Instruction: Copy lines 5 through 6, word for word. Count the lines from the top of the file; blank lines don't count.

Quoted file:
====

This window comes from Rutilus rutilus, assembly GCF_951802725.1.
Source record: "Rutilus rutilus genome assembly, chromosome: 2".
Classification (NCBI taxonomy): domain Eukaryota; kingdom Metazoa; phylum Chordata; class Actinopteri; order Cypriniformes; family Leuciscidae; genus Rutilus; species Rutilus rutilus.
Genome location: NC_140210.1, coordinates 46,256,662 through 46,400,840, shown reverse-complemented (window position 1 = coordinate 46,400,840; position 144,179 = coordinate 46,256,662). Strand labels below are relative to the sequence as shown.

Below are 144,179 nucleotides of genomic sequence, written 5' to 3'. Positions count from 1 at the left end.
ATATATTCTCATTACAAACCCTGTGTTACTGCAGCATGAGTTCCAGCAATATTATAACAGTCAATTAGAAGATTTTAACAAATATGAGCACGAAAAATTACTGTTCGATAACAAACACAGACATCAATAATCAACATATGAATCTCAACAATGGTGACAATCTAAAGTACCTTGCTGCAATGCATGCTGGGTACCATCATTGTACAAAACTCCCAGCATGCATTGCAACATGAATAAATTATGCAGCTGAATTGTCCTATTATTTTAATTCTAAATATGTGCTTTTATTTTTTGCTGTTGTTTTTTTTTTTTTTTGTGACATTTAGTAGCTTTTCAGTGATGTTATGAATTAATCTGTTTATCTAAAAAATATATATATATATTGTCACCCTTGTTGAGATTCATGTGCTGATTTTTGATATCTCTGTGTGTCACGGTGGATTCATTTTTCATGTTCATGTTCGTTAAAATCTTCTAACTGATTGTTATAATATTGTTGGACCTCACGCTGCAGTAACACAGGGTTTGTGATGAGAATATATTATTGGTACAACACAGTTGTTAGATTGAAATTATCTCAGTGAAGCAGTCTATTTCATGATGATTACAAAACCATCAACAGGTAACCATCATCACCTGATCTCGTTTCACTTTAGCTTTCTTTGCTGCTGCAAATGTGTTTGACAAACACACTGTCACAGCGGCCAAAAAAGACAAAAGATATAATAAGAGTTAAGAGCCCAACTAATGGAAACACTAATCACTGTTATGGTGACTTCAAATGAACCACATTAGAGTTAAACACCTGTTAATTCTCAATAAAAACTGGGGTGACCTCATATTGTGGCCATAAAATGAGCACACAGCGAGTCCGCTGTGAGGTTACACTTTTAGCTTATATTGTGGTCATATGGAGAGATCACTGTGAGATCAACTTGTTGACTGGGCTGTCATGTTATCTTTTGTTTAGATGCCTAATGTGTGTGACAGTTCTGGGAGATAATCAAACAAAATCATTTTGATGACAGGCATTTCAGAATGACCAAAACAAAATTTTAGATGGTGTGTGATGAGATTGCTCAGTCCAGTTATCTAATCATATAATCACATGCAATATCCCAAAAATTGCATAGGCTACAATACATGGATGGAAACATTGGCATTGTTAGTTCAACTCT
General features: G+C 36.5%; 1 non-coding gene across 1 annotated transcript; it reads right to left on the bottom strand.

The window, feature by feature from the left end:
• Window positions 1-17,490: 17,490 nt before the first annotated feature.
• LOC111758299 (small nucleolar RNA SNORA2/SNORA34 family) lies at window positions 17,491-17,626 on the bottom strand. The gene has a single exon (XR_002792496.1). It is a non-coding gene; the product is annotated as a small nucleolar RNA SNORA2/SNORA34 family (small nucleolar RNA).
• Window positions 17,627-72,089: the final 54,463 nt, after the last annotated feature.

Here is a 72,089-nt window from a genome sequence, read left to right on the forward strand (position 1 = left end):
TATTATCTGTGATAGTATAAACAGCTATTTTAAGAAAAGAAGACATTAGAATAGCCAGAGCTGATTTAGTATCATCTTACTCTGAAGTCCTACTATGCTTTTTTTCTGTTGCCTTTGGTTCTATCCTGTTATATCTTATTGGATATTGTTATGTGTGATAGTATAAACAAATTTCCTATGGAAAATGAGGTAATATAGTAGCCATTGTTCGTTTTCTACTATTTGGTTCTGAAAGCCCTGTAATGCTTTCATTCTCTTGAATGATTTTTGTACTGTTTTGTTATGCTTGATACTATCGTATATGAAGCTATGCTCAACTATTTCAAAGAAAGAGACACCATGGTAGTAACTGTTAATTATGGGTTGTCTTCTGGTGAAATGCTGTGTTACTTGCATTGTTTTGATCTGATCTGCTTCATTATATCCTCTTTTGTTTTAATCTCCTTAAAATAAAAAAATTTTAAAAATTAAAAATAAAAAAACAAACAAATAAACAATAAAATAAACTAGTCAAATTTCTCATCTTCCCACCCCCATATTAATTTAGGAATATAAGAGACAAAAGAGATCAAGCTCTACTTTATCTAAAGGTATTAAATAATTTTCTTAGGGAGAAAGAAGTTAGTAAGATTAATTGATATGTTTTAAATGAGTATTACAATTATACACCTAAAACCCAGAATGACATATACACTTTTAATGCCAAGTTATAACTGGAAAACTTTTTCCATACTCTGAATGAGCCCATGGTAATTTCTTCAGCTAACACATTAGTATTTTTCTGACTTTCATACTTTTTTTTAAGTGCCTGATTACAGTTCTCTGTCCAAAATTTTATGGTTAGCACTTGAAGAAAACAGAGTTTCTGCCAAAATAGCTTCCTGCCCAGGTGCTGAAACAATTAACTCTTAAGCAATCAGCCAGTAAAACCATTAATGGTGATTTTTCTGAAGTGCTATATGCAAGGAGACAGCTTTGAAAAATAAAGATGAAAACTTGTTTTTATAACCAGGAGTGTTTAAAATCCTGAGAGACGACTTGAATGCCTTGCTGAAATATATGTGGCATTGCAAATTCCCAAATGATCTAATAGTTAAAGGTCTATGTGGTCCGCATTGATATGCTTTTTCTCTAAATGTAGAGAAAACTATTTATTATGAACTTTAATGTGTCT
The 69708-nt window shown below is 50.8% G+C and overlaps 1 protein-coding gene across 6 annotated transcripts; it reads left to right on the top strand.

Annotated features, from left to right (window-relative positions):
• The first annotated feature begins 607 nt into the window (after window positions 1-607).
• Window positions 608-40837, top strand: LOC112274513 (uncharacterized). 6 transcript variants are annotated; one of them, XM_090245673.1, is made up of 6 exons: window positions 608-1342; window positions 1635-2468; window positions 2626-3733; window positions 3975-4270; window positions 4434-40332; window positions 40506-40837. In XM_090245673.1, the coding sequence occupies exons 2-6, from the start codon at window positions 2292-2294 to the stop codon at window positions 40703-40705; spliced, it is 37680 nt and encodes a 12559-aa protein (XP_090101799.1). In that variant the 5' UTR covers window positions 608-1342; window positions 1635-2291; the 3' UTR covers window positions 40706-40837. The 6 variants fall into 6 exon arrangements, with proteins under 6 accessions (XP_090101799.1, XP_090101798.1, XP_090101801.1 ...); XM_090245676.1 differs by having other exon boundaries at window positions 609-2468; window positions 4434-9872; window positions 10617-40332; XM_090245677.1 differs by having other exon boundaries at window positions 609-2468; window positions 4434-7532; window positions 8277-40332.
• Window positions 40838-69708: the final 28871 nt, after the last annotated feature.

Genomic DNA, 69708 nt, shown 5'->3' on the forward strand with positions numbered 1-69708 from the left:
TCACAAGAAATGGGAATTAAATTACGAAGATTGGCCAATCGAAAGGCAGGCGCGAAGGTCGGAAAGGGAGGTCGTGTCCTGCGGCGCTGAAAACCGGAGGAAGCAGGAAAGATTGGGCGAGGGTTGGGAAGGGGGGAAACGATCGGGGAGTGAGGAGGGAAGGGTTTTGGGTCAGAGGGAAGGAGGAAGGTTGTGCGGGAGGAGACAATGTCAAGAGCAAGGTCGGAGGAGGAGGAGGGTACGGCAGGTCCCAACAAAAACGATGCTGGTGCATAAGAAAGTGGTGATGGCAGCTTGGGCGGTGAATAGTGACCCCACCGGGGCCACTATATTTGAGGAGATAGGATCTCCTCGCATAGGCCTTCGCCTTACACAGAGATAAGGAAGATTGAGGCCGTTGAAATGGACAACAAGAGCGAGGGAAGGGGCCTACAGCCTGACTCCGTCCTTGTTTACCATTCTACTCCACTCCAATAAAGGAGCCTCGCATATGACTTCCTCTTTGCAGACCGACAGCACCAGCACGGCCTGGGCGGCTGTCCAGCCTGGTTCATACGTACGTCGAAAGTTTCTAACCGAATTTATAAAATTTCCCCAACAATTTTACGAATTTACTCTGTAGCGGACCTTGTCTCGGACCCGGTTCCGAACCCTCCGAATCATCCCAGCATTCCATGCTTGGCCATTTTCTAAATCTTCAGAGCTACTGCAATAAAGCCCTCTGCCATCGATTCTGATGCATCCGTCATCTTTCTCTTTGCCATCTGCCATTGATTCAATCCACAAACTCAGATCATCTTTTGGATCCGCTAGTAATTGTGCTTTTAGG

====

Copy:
Below are 144,179 nucleotides of genomic sequence, written 5' to 3'. Positions count from 1 at the left end.
ATATATTCTCATTACAAACCCTGTGTTACTGCAGCATGAGTTCCAGCAATATTATAACAGTCAATTAGAAGATTTTAACAAATATGAGCACGAAAAATTACTGTTCGATAACAAACACAGACATCAATAATCAACATATGAATCTCAACAATGGTGACAATCTAAAGTACCTTGCTGCAATGCATGCTGGGTACCATCATTGTACAAAACTCCCAGCATGCATTGCAACATGAATAAATTATGCAGCTGAATTGTCCTATTATTTTAATTCTAAATATGTGCTTTTATTTTTTGCTGTTGTTTTTTTTTTTTTTTGTGACATTTAGTAGCTTTTCAGTGATGTTATGAATTAATCTGTTTATCTAAAAAATATATATATATATTGTCACCCTTGTTGAGATTCATGTGCTGATTTTTGATATCTCTGTGTGTCACGGTGGATTCATTTTTCATGTTCATGTTCGTTAAAATCTTCTAACTGATTGTTATAATATTGTTGGACCTCACGCTGCAGTAACACAGGGTTTGTGATGAGAATATATTATTGGTACAACACAGTTGTTAGATTGAAATTATCTCAGTGAAGCAGTCTATTTCATGATGATTACAAAACCATCAACAGGTAACCATCATCACCTGATCTCGTTTCACTTTAGCTTTCTTTGCTGCTGCAAATGTGTTTGACAAACACACTGTCACAGCGGCCAAAAAAGACAAAAGATATAATAAGAGTTAAGAGCCCAACTAATGGAAACACTAATCACTGTTATGGTGACTTCAAATGAACCACATTAGAGTTAAACACCTGTTAATTCTCAATAAAAACTGGGGTGACCTCATATTGTGGCCATAAAATGAGCACACAGCGAGTCCGCTGTGAGGTTACACTTTTAGCTTATATTGTGGTCATATGGAGAGATCACTGTGAGATCAACTTGTTGACTGGGCTGTCATGTTATCTTTTGTTTAGATGCCTAATGTGTGTGACAGTTCTGGGAGATAATCAAACAAAATCATTTTGATGACAGGCATTTCAGAATGACCAAAACAAAATTTTAGATGGTGTGTGATGAGATTGCTCAGTCCAGTTATCTAATCATATAATCACATGCAATATCCCAAAAATTGCATAGGCTACAATACATGGATGGAAACATTGGCATTGTTAGTTCAACTCT